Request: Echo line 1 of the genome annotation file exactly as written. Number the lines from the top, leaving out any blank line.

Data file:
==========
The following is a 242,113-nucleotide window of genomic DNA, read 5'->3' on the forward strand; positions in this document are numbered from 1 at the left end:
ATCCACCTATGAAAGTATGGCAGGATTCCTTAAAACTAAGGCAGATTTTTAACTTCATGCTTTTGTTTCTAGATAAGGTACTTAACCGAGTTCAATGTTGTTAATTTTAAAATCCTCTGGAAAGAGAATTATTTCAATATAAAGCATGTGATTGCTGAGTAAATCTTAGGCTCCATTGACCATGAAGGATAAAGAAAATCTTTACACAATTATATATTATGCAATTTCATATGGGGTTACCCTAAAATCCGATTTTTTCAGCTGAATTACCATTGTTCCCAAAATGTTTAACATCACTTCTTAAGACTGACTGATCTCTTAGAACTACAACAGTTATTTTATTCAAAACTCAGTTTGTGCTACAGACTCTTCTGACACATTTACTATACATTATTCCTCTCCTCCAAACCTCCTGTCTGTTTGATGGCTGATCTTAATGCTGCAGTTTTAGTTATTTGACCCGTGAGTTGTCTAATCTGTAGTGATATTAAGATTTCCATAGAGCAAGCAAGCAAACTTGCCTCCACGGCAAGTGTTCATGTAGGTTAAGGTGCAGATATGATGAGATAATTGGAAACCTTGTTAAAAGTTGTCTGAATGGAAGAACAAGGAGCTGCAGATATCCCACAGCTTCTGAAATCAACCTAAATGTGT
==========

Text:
The following is a 242,113-nucleotide window of genomic DNA, read 5'->3' on the forward strand; positions in this document are numbered from 1 at the left end: